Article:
"[H]owever, given the significant cost ($5,000-[$]6000 for the treatment), patients who experience issues with Lasik appear to be more aggressive in expressing their dissatisfaction ... . Still, post-surgical Lasik complications remain small and unlikely to alter market dynamics."
Larry Biegelsen, med-tech analyst with Wachovia Securities, reported that the patient satisfaction study by ASCRS will be presented at the organization's annual meeting in Chicago on April 7. He noted also that the FDA in 2006 organized a task force to design a clinical trial investigating quality of life issues following Lasik and that the National Eye Institute of the NIH is conducting a pilot study on the procedure.
The first day of the ophthalmic panel meeting will focus on discussing, making recommendations and voting on a premarket application from Visioncare Ophthalmic Technologies (Saratoga, California) for an implantable miniature telescope (IMT).
The IMT device is a visual prosthetic comprised of a small telephoto lens that enlarges images and serves to reduce the blind spot resulting from macular degeneration.
Specifically, it is indicated for monocular implant in patients with stable, moderate-to-profound central vision impairment due to bilateral central scotomas associated with end-stage macular degeneration with geographic atrophy or disciform scar, foveal involvement, and cataract.
Because reducing peripheral vision, the device is installed in on eye. It corrects visual field for intermediate and distant images, with the user needing external correction for near-field vision in that eye.
VisionCare went before an FDA panel in July of 2006, armed with data from a Phase II/III clinical trial of the device, but that data failed to win a recommendation for an approval at that time (Medical Device Daily, July 21, 2006).
The two-day session will be held at the Gaithersburg Holiday Inn, Gaithersburg, Maryland.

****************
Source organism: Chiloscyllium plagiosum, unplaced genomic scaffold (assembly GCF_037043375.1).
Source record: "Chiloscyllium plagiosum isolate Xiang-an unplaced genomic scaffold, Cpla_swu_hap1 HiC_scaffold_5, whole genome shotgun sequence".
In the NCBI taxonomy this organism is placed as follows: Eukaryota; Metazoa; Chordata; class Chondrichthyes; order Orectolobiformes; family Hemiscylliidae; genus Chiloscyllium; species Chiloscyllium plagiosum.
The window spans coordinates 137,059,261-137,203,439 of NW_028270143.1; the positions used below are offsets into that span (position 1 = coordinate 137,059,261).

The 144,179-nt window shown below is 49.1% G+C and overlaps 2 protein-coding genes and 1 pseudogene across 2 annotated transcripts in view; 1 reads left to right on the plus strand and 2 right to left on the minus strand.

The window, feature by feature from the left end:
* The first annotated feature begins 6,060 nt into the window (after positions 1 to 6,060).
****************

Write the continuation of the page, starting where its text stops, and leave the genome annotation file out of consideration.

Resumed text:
Global Harmonization document available
FDA has reported the availability of a final document from Study Group 4 of the Global Harmonization Task Force (GHTF), representing, it said, "a harmonized proposal and recommendation ... that may be used by governments developing and updating their regulatory requirements for medical devices." FDA said the document is intended to provide information only and does not describe current regulatory requirements [and that] elements of this document may not be consistent with current U.S. regulatory requirements.
Study Group 4 was tasked with the responsibility of developing guidance documents on quality systems auditing practices and it developed "Guidelines
for Regulatory Auditing of Quality Management Systems of Medical Device
Manufacturers Part 3: Regulatory Audit Reports,'' to provide a structure for audit reports used in multiple jurisdictions, promoting consistency and uniformity and should assist the auditor in preparing a report for use by multiple regulators and/or auditing organizations.
"Acceptance of audit reports by multiple regulators should eventually reduce the number of audits for manufacturers."
FDA said that as a result of receiving "several comments" on the document, first released in February of 2007, GHTF made clarifying changes.